ITIL V3: Stakeholder coordination is key to success
29 Aug 2007 | SearchCIO.com
IT Infrastructure Library (ITIL) V3 guidance emphasizes the service lifecycle for designing IT services. To implement these IT services, all interested parties -- including software developers, operations managers and IT customers -- must work together to understand the requirements of the business as well as the constraints that IT faces.
This coordinated approach to IT service design, often called service design support or application lifecycle support, helps IT deliver services that have been designed to meet business requirements. By coordinating input from the various areas that affect the service lifecycle, an IT organization can better meet service-level requirements and consider new technologies that could re-engineer business processes, making them more effective and efficient. A coordinated approach also makes it possible to deliver and maintain services that easily accommodate changing business objectives, thanks to input from the service customer. Finally, a coordinated approach delivers data and requirements up front during the service design phase, allowing organizations to reinforce security, maintainability, compliance and quality requirements at an early stage.
Organizations seeking to implement a coordinated approach to IT service design using ITIL V3 guidance, however, are likely to encounter cultural barriers. For example, as discussed in "ITIL framework finds new stakeholders with ITIL V3," software developers do not generally perceive themselves as stakeholders in ITIL because they don't see how the ITIL framework is relevant to their work. Therefore, the IT organization must plan for and address these cultural barriers among development, maintenance and operational management teams -- gaps that often stall ITIL process improvement projects and programs.
Here are some simple things an IT organization can do to foster cooperation and coordination among the stakeholders in ITIL V3 and the IT service design process:
- Broaden the ITIL assessment to include groups outside operations, such as software developers, the customer of the IT service and anyone else who touches the service lifecycle.
- Cultivate an ITIL champion (or champions) within each group.
- Equip the champion with clear insight into the benefits of a coordinated approach to IT service design so he or she can win over software developers, operational managers and customers of IT.
- Convey to developers that the application they are developing actually becomes the service to the end user. Therefore, it is important that developers work with operations and customers to ensure that the service -- or application -- provides the functionality the customer needs and that operations can ensure the availability of the service when the customer needs it.
- Create a team that includes stakeholders from all areas who will be responsible for the service lifecycle.
What matters most to the IT service customer and the CIO is the value of an IT service. That value is often determined by the perceived quality of the service as it relates to the cost of delivering it. Customers characterize the quality of a service by how well the service is provided, how well it performs, if it meets service-level agreements and so on.
When a coordinated approach to IT service design is used, it considers operational requirements, software development needs and customer expectations. Because you know those things early in the design phase, the resulting services are designed from the start to be more reliable and easier to deliver and maintain. There are fewer chances of problems or incidents with the service, and that reduces the required labor hours to maintain the service. It also helps increase customer satisfaction, ultimately reducing the overall cost of providing IT services over their lifecycle.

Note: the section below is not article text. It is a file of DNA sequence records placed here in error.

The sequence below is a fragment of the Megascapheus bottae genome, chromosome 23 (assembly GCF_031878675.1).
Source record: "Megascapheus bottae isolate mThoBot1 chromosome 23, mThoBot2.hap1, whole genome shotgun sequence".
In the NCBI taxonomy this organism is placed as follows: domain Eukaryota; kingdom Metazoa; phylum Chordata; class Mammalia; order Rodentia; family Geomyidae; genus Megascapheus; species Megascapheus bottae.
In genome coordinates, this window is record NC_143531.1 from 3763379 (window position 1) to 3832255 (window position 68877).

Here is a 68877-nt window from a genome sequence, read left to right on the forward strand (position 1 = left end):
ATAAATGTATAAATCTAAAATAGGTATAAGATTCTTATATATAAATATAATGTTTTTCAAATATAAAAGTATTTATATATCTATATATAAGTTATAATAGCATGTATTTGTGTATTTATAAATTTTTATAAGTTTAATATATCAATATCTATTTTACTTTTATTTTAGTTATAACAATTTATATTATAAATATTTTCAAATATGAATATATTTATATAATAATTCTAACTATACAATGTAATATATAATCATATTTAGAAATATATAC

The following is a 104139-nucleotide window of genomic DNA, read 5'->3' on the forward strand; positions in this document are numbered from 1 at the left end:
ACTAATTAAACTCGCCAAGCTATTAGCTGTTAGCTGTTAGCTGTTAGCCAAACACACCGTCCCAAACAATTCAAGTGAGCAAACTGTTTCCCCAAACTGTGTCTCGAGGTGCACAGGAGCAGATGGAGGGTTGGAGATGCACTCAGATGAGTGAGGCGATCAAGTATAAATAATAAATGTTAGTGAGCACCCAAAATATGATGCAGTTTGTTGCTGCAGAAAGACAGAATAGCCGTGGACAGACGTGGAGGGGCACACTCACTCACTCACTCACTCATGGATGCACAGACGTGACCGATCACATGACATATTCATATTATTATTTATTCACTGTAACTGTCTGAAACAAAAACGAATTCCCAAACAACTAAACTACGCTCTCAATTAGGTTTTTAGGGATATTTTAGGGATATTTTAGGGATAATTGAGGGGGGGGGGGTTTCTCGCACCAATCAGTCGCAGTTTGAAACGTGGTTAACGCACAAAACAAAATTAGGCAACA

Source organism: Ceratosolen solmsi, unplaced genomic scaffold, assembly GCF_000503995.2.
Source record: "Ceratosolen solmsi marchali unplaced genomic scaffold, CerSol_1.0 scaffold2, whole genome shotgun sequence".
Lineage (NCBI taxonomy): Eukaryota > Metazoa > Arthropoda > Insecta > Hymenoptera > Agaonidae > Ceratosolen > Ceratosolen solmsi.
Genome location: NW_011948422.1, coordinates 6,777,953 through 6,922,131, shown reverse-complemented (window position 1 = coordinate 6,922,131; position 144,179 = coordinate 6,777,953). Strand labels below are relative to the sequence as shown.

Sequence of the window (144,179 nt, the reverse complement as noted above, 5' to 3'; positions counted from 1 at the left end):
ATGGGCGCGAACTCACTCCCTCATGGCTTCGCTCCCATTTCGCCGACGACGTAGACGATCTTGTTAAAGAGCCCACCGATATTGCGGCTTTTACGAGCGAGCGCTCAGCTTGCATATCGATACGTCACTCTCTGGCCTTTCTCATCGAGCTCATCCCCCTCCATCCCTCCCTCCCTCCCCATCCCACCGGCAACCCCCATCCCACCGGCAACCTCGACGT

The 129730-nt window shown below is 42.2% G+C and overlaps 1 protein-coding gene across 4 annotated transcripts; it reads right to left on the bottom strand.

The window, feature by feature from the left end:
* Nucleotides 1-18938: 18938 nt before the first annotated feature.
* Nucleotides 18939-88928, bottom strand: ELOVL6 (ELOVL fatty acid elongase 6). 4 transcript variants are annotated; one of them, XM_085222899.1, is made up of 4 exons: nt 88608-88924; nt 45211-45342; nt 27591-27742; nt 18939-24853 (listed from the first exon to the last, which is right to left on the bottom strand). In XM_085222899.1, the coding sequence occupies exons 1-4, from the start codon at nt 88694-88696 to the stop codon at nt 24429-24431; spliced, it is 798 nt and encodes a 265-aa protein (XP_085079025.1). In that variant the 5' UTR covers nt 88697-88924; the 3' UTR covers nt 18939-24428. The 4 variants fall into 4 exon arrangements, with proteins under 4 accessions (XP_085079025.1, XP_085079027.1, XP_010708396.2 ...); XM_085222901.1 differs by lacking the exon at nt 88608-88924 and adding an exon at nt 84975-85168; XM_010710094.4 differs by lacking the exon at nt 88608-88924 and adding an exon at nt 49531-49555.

The shared knowledge, requirements and information that come from a coordinated approach to IT service design can affect financial aspects of IT service design and provisioning in the following ways:
- Improved communication among IT groups that have worked traditionally in financial "silos." Better communication among those groups can offer greater financial transparency.
- Reduced development costs.
- Reduced maintenance costs, which are often the largest cost over the course of the service lifecycle. Maintenance costs are high because of the requirements to fix incidents and problems that surface while running an application. These problems could potentially be avoided in the design phase when software developers understand at an early stage the implications their products have on the IT infrastructure.
- Reduced costs in the launch of new services into the production environment as a result of improvements in IT procedures.
- Improved economic appraisal of services and improved estimation of the total service costs to the customer.
- Communication of key performance indicators to help determine the value of the IT service.
In the end, if you want to achieve successful IT service, you must translate the business requirements of the service customer into functional requirements. This ensures that the software developer and operations manager can deliver the tools and services that support the business. And, ultimately, that can only be achieved when the various stakeholders in the IT service lifecycle work together during the service design phase.
Brian Johnson is one of the original authors of the first ITIL books and an ITIL worldwide practice manager at CA Inc. He has authored more than 15 books on ITIL or related topics and is the founder of The IT Service Management Forum, a professional organization focused on IT service management and ITIL.